A great perspective on contemporary literary and artistic life in Cambodia: http://thelifedesigndetective.com/cambodia-calling/

Recent novels set in Cambodia

Lawrence Osborne, Hunters in the Dark
Andrew Nett: Ghost Money
Tom Vater: The Cambodian Book of the Dead:
Steven W. Palmer: Angkor Away
John Burgess: A Woman of Angkor

Music

Christopher Minko: for the sound of Cambodian noir: https://krom1.bandcamp.com

Paintings

Chris Coles: for noir painting set in Phnom Penh and Bangkok. http://www.phnompenhpost.com/lifestyle/night-vision-gives-view-southeast-asian-noir

Peter Klashorst: http://www.peter-klashorst.com

October 24, 2015  
Anonymous Christopher G. Moore said...

Suggested additions to Peter’s reading, listening and viewing list for his trip to Cambodia:

A great perspective on contemporary literary and artistic life in Cambodia: http://thelifedesigndetective.com/cambodia-calling/

Recent novels set in Cambodia

Lawrence Osborne, Hunters in the Dark
Andrew Nett: Ghost Money
Tom Vater: The Cambodian Book of the Dead:
Steven W. Palmer: Angkor Away
John Burgess: A Woman of Angkor

Music

Christopher Minko: for the sound of Cambodian noir: https://krom1.bandcamp.com

Paintings

Chris Coles: for noir painting set in Phnom Penh and Bangkok. http://www.phnompenhpost.com/lifestyle/night-vision-gives-view-southeast-asian-noir

Peter Klashorst: http://www.peter-klashorst.com

October 24, 2015  
Anonymous Book Dilettante said...

Not criminal fiction, but a memoir _ Vaddey Ratner's memoir of escape from the Khmer Rouge, In the Shadow of the Banyan. She is a member of the Cambodian royalty. Recommend the book for your trip.

October 24, 2015  
Anonymous Tom Vater said...

Hi Peter,

I read your post with interest and was referred to you by Christopher Moore.

I am a Bangkok based crime fiction writer but I also write guidebooks (including the Moon guides to Angkor and Cambodia), non fiction books, docu-screenplays and journalism.
I am also the co-owner of Crime Wave Press, Asia's only English Language crime fiction publisher (www.crimewavepress.com). We publish several titles on Cambodia, including Andrew Nette's Ghost Money.

Finally I am the author of the Detective Maier Mysteries which were published in 2013 and 2014 by Exhibit A, an imprint of Angry Robot, in turn an offspring of Osprey which has since gone out of business. Both titles The Cambodian Book of the Dead and The Man with the Golden Mind was set in Laos did well in the US. I am just finishing up the third in the series, The Monsoon Ghost Image which is set in Thailand.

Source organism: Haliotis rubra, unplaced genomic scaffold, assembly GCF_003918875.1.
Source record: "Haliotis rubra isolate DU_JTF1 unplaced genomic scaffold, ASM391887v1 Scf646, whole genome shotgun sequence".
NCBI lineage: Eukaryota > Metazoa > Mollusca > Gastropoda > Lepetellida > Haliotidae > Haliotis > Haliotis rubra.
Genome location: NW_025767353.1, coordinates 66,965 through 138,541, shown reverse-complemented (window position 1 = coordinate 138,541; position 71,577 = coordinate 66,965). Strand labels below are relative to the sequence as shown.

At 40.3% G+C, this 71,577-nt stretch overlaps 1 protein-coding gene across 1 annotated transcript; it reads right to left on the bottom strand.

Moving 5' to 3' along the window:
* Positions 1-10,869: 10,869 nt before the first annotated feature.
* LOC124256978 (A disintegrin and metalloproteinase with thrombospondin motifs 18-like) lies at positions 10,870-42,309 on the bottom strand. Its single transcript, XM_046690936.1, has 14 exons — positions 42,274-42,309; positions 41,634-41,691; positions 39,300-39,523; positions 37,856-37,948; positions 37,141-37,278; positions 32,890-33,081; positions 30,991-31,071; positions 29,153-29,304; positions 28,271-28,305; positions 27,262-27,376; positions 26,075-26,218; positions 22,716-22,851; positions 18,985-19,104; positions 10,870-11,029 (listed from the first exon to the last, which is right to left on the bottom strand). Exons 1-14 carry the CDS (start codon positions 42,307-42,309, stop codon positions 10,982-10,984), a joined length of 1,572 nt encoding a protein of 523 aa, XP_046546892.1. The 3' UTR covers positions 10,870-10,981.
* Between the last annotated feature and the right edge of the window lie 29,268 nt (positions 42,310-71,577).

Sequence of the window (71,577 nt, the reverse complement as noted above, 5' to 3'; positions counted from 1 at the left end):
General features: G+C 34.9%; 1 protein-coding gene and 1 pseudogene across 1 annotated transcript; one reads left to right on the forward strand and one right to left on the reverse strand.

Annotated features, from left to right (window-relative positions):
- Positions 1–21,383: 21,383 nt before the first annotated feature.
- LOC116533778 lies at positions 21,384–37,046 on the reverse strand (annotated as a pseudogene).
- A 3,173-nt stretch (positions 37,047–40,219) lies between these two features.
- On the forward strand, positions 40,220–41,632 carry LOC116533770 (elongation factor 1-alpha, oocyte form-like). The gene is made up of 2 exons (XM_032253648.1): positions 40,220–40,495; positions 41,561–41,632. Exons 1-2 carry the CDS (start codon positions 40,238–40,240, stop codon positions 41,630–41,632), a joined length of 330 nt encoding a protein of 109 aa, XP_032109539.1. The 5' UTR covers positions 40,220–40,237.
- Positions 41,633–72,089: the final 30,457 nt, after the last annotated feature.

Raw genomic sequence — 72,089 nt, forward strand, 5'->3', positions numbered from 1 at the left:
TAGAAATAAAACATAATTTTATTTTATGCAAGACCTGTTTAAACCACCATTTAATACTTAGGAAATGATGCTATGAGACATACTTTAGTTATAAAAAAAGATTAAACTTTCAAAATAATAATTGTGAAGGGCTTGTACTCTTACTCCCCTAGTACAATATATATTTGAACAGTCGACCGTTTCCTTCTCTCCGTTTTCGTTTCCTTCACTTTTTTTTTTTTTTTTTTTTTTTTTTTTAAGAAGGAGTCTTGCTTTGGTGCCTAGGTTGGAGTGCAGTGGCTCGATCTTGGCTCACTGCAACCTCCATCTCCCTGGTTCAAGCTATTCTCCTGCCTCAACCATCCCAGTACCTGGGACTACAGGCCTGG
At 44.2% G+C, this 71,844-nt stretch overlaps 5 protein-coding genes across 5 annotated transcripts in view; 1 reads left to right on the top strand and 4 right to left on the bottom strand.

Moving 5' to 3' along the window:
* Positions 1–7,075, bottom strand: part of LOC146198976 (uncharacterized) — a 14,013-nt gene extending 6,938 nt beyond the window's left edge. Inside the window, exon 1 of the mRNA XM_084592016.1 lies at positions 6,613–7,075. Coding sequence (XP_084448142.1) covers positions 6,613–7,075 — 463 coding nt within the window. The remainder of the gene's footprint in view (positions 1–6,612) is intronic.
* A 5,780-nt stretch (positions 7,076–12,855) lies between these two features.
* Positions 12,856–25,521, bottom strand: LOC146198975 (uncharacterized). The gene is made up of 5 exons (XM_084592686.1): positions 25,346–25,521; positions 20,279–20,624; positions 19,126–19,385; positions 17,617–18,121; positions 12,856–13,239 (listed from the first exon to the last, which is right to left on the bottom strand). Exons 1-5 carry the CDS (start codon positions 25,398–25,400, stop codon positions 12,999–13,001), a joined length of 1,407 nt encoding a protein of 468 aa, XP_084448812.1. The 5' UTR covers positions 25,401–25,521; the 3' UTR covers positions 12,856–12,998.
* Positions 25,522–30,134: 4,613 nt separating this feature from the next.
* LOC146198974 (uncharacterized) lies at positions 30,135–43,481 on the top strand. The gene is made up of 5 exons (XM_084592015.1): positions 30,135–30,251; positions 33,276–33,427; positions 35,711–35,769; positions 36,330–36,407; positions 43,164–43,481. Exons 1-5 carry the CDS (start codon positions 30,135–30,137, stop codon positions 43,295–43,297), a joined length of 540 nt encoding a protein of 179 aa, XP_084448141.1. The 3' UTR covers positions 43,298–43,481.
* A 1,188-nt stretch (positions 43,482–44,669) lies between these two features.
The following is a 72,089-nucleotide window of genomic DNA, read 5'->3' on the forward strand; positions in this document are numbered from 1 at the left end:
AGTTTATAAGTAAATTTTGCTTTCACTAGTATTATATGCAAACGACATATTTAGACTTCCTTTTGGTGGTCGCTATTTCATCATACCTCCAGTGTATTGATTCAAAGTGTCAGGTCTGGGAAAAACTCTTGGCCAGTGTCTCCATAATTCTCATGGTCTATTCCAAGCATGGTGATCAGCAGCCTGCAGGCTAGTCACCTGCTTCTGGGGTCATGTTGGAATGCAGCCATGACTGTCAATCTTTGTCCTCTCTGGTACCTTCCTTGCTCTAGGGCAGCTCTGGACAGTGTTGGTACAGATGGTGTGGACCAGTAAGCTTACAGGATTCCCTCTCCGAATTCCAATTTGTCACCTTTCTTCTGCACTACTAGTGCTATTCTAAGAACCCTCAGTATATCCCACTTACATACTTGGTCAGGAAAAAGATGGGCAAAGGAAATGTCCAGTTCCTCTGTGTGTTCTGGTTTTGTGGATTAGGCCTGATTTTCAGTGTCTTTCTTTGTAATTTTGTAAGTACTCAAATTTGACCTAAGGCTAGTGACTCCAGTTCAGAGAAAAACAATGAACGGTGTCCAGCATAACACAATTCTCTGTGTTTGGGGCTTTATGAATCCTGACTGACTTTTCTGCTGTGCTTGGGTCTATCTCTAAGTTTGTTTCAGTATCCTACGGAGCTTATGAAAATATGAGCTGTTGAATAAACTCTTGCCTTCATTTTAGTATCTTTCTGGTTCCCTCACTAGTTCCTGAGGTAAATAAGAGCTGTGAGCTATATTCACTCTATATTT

I look forward to connecting with you in Bangkok in November. In the meantime, my blog is www.tomvater.com and if you need more info on Cambodia, Thailand or Laos you can find me here: tomvater at yahoo.com

Best wishes,

Tom

October 24, 2015  
Blogger Peter Rozovsky said...

Christopher G.: This is supposed to be a vacation, and I'm cramming harder than I ever used to for tests in school. But history and crime fiction. What could be better?

October 24, 2015  
Blogger Peter Rozovsky said...

Unknown: Thanks. I have an old record of Cambodian vocal music that I'll have to dig up. And that Tom Vater must be quite a fellow. He also wrote the guidebook to the Angkor Wat area and Phnom Penh that I bought. I'm reading David Chandler's history of Cambodia now, and I have Ben Kiernan's book on the Pol Pot regime lined up.

October 24, 2015  
Blogger Peter Rozovsky said...

Book Dilettante: Thanks. I may wind up saving some of this reading for after my return, which is when I often do my travel reading.

October 24, 2015  
Blogger seana graham said...

Thanks for the book recs everyone. That will keep me busy for awhile.

Peter, Tom Vater actually posted in here, as it showed up on my email, but it seems to have gotten lost. I will forward it to you in case it never appears.

October 24, 2015  
Blogger Peter Rozovsky said...